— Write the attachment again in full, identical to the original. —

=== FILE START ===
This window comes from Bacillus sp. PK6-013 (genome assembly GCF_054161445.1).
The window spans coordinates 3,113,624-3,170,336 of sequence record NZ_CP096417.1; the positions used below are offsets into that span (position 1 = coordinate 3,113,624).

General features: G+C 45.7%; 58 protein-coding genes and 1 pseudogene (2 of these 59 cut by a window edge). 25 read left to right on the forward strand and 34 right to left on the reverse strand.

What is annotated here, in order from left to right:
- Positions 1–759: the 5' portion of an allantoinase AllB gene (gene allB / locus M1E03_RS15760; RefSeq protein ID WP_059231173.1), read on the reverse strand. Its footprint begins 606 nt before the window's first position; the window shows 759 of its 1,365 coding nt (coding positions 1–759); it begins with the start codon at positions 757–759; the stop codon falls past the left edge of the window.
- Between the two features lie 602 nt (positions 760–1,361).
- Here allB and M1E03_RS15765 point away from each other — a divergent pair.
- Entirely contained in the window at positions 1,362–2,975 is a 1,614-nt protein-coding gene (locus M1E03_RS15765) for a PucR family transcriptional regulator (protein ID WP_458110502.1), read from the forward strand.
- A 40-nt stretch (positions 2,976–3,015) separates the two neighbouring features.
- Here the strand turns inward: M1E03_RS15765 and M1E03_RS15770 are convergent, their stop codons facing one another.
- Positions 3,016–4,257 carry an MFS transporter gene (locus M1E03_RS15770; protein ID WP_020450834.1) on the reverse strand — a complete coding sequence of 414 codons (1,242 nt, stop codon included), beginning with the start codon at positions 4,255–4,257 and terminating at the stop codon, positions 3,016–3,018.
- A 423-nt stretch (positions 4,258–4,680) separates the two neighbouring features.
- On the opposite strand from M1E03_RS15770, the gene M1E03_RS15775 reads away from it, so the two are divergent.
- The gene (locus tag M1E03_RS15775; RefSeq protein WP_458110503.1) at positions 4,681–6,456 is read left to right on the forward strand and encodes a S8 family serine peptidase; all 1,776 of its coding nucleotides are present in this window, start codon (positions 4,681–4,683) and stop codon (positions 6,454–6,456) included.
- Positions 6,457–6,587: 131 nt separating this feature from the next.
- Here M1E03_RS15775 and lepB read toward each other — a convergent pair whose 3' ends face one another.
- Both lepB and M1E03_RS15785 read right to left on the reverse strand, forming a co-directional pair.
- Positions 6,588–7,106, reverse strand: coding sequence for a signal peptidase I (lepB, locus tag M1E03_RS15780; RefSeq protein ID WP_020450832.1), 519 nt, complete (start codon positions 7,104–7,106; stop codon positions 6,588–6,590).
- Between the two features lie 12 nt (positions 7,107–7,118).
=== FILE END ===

This window comes from Bacillus sp. PK6-013 (genome assembly GCF_054161445.1).
The window spans coordinates 3,113,624-3,170,336 of sequence record NZ_CP096417.1; the positions used below are offsets into that span (position 1 = coordinate 3,113,624).

General features: G+C 45.7%; 58 protein-coding genes and 1 pseudogene (2 of these 59 cut by a window edge). 25 read left to right on the forward strand and 34 right to left on the reverse strand.

What is annotated here, in order from left to right:
- Positions 1–759: the 5' portion of an allantoinase AllB gene (gene allB / locus M1E03_RS15760; RefSeq protein ID WP_059231173.1), read on the reverse strand. Its footprint begins 606 nt before the window's first position; the window shows 759 of its 1,365 coding nt (coding positions 1–759); it begins with the start codon at positions 757–759; the stop codon falls past the left edge of the window.
- Between the two features lie 602 nt (positions 760–1,361).
- Here allB and M1E03_RS15765 point away from each other — a divergent pair.
- Entirely contained in the window at positions 1,362–2,975 is a 1,614-nt protein-coding gene (locus M1E03_RS15765) for a PucR family transcriptional regulator (protein ID WP_458110502.1), read from the forward strand.
- A 40-nt stretch (positions 2,976–3,015) separates the two neighbouring features.
- Here the strand turns inward: M1E03_RS15765 and M1E03_RS15770 are convergent, their stop codons facing one another.
- Positions 3,016–4,257 carry an MFS transporter gene (locus M1E03_RS15770; protein ID WP_020450834.1) on the reverse strand — a complete coding sequence of 414 codons (1,242 nt, stop codon included), beginning with the start codon at positions 4,255–4,257 and terminating at the stop codon, positions 3,016–3,018.
- A 423-nt stretch (positions 4,258–4,680) separates the two neighbouring features.
- On the opposite strand from M1E03_RS15770, the gene M1E03_RS15775 reads away from it, so the two are divergent.
- The gene (locus tag M1E03_RS15775; RefSeq protein WP_458110503.1) at positions 4,681–6,456 is read left to right on the forward strand and encodes a S8 family serine peptidase; all 1,776 of its coding nucleotides are present in this window, start codon (positions 4,681–4,683) and stop codon (positions 6,454–6,456) included.
- Positions 6,457–6,587: 131 nt separating this feature from the next.
- Here M1E03_RS15775 and lepB read toward each other — a convergent pair whose 3' ends face one another.
- Both lepB and M1E03_RS15785 read right to left on the reverse strand, forming a co-directional pair.
- Positions 6,588–7,106, reverse strand: coding sequence for a signal peptidase I (lepB, locus tag M1E03_RS15780; RefSeq protein ID WP_020450832.1), 519 nt, complete (start codon positions 7,104–7,106; stop codon positions 6,588–6,590).
- Between the two features lie 12 nt (positions 7,107–7,118).